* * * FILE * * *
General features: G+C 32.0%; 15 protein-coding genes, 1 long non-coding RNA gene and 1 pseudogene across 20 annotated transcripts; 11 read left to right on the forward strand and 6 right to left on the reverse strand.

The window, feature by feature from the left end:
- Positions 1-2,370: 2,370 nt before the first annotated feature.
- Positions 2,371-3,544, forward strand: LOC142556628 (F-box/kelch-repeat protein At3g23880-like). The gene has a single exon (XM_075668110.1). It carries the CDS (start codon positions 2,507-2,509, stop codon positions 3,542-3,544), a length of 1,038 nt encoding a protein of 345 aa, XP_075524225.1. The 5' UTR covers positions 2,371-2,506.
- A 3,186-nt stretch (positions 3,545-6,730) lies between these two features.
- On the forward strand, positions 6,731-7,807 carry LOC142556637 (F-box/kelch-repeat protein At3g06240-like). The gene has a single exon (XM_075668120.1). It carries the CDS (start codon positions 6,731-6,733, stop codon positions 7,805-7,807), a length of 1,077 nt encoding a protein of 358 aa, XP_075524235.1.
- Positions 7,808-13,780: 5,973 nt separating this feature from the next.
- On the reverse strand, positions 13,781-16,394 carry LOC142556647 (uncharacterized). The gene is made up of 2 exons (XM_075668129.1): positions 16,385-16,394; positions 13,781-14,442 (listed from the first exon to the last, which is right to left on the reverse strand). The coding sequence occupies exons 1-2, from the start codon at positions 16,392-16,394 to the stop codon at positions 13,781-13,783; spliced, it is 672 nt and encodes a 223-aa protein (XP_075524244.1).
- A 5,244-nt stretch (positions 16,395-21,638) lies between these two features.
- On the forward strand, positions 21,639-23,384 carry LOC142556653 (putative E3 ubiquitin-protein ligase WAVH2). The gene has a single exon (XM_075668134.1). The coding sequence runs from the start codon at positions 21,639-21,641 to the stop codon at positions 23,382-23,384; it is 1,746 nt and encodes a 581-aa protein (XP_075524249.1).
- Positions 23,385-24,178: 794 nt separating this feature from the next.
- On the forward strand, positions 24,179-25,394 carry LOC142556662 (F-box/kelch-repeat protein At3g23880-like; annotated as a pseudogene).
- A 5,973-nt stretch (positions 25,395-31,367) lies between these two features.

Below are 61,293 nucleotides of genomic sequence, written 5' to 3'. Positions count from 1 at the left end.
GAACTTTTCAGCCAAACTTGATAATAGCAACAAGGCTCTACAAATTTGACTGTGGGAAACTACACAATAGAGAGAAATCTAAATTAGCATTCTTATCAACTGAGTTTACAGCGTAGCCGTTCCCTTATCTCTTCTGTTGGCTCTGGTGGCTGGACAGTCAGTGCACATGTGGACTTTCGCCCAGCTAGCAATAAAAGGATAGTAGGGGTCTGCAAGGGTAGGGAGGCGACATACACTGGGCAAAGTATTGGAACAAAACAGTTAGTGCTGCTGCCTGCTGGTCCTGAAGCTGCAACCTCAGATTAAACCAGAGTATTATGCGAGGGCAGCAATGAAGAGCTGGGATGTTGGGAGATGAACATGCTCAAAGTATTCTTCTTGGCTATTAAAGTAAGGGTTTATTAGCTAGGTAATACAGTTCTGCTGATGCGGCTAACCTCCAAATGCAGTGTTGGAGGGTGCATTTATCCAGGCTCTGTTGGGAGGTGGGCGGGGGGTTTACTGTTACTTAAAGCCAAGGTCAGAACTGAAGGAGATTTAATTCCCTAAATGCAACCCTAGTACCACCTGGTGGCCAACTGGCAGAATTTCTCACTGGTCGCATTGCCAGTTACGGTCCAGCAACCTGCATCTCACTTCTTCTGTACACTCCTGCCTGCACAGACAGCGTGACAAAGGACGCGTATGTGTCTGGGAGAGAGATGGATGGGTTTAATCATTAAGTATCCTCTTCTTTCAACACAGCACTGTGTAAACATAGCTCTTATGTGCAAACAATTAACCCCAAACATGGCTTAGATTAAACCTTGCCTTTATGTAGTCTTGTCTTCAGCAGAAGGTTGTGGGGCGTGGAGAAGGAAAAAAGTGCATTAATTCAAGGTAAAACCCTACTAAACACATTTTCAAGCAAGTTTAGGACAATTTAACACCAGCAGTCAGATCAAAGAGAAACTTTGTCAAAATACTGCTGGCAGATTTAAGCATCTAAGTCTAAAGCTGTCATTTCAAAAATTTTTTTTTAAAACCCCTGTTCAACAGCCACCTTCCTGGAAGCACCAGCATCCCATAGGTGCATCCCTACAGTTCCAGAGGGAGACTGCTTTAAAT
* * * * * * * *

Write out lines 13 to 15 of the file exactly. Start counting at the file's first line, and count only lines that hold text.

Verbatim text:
- A 5,973-nt stretch (positions 25,395-31,367) lies between these two features.

Below are 61,293 nucleotides of genomic sequence, written 5' to 3'. Positions count from 1 at the left end.
GAACTTTTCAGCCAAACTTGATAATAGCAACAAGGCTCTACAAATTTGACTGTGGGAAACTACACAATAGAGAGAAATCTAAATTAGCATTCTTATCAACTGAGTTTACAGCGTAGCCGTTCCCTTATCTCTTCTGTTGGCTCTGGTGGCTGGACAGTCAGTGCACATGTGGACTTTCGCCCAGCTAGCAATAAAAGGATAGTAGGGGTCTGCAAGGGTAGGGAGGCGACATACACTGGGCAAAGTATTGGAACAAAACAGTTAGTGCTGCTGCCTGCTGGTCCTGAAGCTGCAACCTCAGATTAAACCAGAGTATTATGCGAGGGCAGCAATGAAGAGCTGGGATGTTGGGAGATGAACATGCTCAAAGTATTCTTCTTGGCTATTAAAGTAAGGGTTTATTAGCTAGGTAATACAGTTCTGCTGATGCGGCTAACCTCCAAATGCAGTGTTGGAGGGTGCATTTATCCAGGCTCTGTTGGGAGGTGGGCGGGGGGTTTACTGTTACTTAAAGCCAAGGTCAGAACTGAAGGAGATTTAATTCCCTAAATGCAACCCTAGTACCACCTGGTGGCCAACTGGCAGAATTTCTCACTGGTCGCATTGCCAGTTACGGTCCAGCAACCTGCATCTCACTTCTTCTGTACACTCCTGCCTGCACAGACAGCGTGACAAAGGACGCGTATGTGTCTGGGAGAGAGATGGATGGGTTTAATCATTAAGTATCCTCTTCTTTCAACACAGCACTGTGTAAACATAGCTCTTATGTGCAAACAATTAACCCCAAACATGGCTTAGATTAAACCTTGCCTTTATGTAGTCTTGTCTTCAGCAGAAGGTTGTGGGGCGTGGAGAAGGAAAAAAGTGCATTAATTCAAGGTAAAACCCTACTAAACACATTTTCAAGCAAGTTTAGGACAATTTAACACCAGCAGTCAGATCAAAGAGAAACTTTGTCAAAATACTGCTGGCAGATTTAAGCATCTAAGTCTAAAGCTGTCATTTCAAAAATTTTTTTTTAAAACCCCTGTTCAACAGCCACCTTCCTGGAAGCACCAGCATCCCATAGGTGCATCCCTACAGTTCCAGAGGGAGACTGCTTTAAAT